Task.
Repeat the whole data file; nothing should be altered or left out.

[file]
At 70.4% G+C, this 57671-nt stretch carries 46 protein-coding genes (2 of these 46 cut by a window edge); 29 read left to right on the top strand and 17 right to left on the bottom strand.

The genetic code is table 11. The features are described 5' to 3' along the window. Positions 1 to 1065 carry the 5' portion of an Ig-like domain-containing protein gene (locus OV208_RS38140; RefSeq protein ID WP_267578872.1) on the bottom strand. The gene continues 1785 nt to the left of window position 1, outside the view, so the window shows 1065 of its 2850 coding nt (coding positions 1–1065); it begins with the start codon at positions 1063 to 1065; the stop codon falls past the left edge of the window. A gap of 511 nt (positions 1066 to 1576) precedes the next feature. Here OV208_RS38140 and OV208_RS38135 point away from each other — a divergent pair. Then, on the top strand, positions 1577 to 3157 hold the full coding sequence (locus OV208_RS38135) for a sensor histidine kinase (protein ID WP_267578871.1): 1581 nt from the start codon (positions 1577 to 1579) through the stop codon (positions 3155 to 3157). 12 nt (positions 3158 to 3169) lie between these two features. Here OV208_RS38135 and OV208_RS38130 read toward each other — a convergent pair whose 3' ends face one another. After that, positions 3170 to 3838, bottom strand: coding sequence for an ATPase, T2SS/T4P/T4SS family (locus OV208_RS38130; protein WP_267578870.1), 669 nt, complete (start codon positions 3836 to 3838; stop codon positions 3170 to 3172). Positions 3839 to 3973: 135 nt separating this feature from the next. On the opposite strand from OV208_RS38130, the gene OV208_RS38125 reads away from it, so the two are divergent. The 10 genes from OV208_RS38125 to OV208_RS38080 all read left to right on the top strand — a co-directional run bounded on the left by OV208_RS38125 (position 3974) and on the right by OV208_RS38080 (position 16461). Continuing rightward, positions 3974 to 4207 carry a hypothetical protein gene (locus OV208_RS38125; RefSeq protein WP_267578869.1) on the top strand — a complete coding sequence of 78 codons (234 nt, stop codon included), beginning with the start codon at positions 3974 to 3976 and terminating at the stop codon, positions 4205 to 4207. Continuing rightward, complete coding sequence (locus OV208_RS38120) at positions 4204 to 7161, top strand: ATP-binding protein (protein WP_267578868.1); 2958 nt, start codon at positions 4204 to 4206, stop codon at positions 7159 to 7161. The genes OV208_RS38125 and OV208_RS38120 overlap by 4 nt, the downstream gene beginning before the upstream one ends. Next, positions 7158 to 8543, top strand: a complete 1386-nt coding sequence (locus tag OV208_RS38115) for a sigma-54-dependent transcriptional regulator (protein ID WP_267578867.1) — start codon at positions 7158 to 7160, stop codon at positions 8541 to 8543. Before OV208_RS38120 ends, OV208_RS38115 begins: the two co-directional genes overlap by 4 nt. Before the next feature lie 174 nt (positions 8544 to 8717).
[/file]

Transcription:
At 70.4% G+C, this 57671-nt stretch carries 46 protein-coding genes (2 of these 46 cut by a window edge); 29 read left to right on the top strand and 17 right to left on the bottom strand.

The genetic code is table 11. The features are described 5' to 3' along the window. Positions 1 to 1065 carry the 5' portion of an Ig-like domain-containing protein gene (locus OV208_RS38140; RefSeq protein ID WP_267578872.1) on the bottom strand. The gene continues 1785 nt to the left of window position 1, outside the view, so the window shows 1065 of its 2850 coding nt (coding positions 1–1065); it begins with the start codon at positions 1063 to 1065; the stop codon falls past the left edge of the window. A gap of 511 nt (positions 1066 to 1576) precedes the next feature. Here OV208_RS38140 and OV208_RS38135 point away from each other — a divergent pair. Then, on the top strand, positions 1577 to 3157 hold the full coding sequence (locus OV208_RS38135) for a sensor histidine kinase (protein ID WP_267578871.1): 1581 nt from the start codon (positions 1577 to 1579) through the stop codon (positions 3155 to 3157). 12 nt (positions 3158 to 3169) lie between these two features. Here OV208_RS38135 and OV208_RS38130 read toward each other — a convergent pair whose 3' ends face one another. After that, positions 3170 to 3838, bottom strand: coding sequence for an ATPase, T2SS/T4P/T4SS family (locus OV208_RS38130; protein WP_267578870.1), 669 nt, complete (start codon positions 3836 to 3838; stop codon positions 3170 to 3172). Positions 3839 to 3973: 135 nt separating this feature from the next. On the opposite strand from OV208_RS38130, the gene OV208_RS38125 reads away from it, so the two are divergent. The 10 genes from OV208_RS38125 to OV208_RS38080 all read left to right on the top strand — a co-directional run bounded on the left by OV208_RS38125 (position 3974) and on the right by OV208_RS38080 (position 16461). Continuing rightward, positions 3974 to 4207 carry a hypothetical protein gene (locus OV208_RS38125; RefSeq protein WP_267578869.1) on the top strand — a complete coding sequence of 78 codons (234 nt, stop codon included), beginning with the start codon at positions 3974 to 3976 and terminating at the stop codon, positions 4205 to 4207. Continuing rightward, complete coding sequence (locus OV208_RS38120) at positions 4204 to 7161, top strand: ATP-binding protein (protein WP_267578868.1); 2958 nt, start codon at positions 4204 to 4206, stop codon at positions 7159 to 7161. The genes OV208_RS38125 and OV208_RS38120 overlap by 4 nt, the downstream gene beginning before the upstream one ends. Next, positions 7158 to 8543, top strand: a complete 1386-nt coding sequence (locus tag OV208_RS38115) for a sigma-54-dependent transcriptional regulator (protein ID WP_267578867.1) — start codon at positions 7158 to 7160, stop codon at positions 8541 to 8543. Before OV208_RS38120 ends, OV208_RS38115 begins: the two co-directional genes overlap by 4 nt. Before the next feature lie 174 nt (positions 8544 to 8717).